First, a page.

(Bloomberg) -- The Bank of Japan is likely to keep its current monetary easing program “for many quarters to come” to ensure an economic recovery and pursue a still remote target of sustainable 2% inflation, according to a former BOJ official. 

“There’s a good case for the BOJ to be sticking to the current yield curve control for the rest of this year or even after that,” Kazuo Momma, a former top official in charge of monetary policy at the central bank, said on Bloomberg TV Monday. 

With the nation’s key inflation gauge above 2% and the yen remaining around 24-year lows against the dollar, speculation keeps swirling that the BOJ may pivot toward normalization. Momma’s comments suggest speculators may be burned by bets that Governor Haruhiko Kuroda will shift the central bank’s ultra-low rate framework in the immediate future.

The underlying price trend excluding energy remains too weak to make recent core inflation moves above 2% sustainable, Momma said. Consumer prices excluding fresh food and energy increased just 0.8% in May. 

“In order for us to see sustainable 2% inflation, we have to see 3% wage rises continuously,” Momma, who is now an executive economist at the Mizuho Research Institute, said. “Right now wage rises are at around 1.5%. The last time we saw 3% wage hikes was 1991, more than 30 years ago.”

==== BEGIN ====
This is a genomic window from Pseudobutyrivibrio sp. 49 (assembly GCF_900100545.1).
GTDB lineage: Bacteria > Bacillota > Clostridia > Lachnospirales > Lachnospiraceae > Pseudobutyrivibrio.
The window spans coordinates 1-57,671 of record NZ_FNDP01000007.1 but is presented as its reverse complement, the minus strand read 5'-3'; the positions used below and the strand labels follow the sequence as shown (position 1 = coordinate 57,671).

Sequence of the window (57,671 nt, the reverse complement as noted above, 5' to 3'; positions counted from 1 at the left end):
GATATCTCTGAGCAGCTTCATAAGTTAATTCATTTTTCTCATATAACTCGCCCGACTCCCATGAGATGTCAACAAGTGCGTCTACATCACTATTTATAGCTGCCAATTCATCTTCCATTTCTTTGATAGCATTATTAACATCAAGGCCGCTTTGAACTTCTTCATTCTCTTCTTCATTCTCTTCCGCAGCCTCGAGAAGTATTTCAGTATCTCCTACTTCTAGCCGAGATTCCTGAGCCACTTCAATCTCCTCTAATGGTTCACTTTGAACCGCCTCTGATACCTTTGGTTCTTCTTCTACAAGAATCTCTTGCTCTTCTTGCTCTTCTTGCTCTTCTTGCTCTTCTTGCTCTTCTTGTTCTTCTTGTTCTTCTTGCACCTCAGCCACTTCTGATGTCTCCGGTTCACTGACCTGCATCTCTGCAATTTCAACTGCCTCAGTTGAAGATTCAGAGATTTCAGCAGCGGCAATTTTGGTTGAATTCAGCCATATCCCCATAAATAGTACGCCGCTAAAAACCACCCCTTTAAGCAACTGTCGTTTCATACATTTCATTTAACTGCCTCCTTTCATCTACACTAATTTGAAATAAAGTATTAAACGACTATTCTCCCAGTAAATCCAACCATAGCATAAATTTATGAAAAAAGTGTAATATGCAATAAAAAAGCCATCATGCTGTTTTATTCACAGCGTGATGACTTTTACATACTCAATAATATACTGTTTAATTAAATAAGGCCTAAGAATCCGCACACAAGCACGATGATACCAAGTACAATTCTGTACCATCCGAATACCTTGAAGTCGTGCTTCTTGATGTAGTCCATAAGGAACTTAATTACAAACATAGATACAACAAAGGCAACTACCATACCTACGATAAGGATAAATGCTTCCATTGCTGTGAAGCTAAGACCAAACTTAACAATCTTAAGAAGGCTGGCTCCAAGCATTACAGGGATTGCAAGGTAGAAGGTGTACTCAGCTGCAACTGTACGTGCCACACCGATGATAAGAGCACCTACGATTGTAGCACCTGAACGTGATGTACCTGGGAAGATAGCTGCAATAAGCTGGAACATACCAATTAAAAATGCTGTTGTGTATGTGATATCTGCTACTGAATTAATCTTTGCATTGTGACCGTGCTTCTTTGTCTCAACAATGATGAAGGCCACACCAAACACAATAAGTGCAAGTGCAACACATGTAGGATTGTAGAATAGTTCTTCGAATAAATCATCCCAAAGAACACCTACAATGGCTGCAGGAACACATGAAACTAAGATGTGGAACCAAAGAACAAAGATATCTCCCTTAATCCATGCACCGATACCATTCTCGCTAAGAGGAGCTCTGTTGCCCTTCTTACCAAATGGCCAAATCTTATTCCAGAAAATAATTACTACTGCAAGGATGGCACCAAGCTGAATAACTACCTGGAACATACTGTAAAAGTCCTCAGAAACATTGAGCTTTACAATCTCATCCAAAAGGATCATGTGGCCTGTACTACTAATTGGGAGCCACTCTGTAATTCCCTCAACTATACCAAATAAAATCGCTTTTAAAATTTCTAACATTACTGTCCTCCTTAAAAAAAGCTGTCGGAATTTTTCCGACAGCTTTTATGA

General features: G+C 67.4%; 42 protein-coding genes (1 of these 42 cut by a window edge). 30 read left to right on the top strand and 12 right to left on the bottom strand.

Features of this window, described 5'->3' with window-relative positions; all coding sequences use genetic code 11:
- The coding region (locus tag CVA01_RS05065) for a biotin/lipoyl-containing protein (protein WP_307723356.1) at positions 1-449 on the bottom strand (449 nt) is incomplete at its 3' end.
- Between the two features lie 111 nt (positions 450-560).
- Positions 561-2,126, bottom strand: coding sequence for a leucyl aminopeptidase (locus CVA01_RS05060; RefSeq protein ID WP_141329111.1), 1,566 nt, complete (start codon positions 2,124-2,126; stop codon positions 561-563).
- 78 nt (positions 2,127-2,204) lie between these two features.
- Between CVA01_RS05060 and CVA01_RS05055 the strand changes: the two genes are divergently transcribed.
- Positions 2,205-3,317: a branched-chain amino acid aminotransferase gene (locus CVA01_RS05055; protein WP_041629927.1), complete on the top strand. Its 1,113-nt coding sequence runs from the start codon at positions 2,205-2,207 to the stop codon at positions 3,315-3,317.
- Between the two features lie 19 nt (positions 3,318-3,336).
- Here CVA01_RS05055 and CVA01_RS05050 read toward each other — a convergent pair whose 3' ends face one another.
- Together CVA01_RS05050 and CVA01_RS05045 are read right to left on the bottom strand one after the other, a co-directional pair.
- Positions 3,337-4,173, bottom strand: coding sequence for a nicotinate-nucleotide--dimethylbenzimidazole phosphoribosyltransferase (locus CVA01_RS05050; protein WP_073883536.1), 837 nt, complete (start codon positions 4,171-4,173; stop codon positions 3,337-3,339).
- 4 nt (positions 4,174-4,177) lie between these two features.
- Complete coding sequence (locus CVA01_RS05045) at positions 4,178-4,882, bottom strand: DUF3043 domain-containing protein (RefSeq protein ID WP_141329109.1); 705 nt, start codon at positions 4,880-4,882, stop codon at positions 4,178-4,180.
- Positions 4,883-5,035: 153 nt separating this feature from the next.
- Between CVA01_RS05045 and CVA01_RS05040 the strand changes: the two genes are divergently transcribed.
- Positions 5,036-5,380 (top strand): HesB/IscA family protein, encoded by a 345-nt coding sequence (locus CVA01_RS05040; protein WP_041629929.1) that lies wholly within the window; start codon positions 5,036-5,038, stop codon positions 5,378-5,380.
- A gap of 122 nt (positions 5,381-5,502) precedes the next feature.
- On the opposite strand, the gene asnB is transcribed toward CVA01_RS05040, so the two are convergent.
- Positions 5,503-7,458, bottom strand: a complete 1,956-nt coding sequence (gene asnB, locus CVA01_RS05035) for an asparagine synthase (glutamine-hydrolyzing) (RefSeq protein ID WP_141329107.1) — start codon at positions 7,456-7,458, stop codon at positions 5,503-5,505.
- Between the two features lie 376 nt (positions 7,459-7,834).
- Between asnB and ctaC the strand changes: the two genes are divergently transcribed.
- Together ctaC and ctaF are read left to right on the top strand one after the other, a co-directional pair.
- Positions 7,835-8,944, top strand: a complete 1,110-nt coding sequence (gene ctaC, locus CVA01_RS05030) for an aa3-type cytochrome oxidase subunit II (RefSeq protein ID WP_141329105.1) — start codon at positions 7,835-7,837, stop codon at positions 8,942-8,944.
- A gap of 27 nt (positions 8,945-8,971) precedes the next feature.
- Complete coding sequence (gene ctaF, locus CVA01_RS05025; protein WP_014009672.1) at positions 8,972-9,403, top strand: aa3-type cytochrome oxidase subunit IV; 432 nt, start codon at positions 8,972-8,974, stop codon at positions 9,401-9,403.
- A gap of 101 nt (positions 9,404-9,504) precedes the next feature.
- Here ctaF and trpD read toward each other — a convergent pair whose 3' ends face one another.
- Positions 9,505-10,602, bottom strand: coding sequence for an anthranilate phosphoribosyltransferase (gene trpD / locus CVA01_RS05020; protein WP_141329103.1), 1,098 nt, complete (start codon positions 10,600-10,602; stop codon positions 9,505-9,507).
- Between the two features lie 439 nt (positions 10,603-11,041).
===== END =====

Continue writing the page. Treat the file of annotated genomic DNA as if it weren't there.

It’s very hard to believe that something that hasn’t happened for three decades will suddenly take place in the near future, Momma said. “I think 2% inflation target at least for now is not a realistic target for the BOJ,” he added.  

Without strong wage hikes, households are already complaining about the climbing costs of living and may refrain from the kind of strong consumption needed to help a fragile economic recovery, according to Momma. 

A report due Tuesday is forecast by analysts to show a 1.5% gain in overall cash earnings in May. Adjusted for inflation, they expect a 1.6% drop in real wages. 

“Any interest rate hike is not really an option for the BOJ now,” Momma said. 

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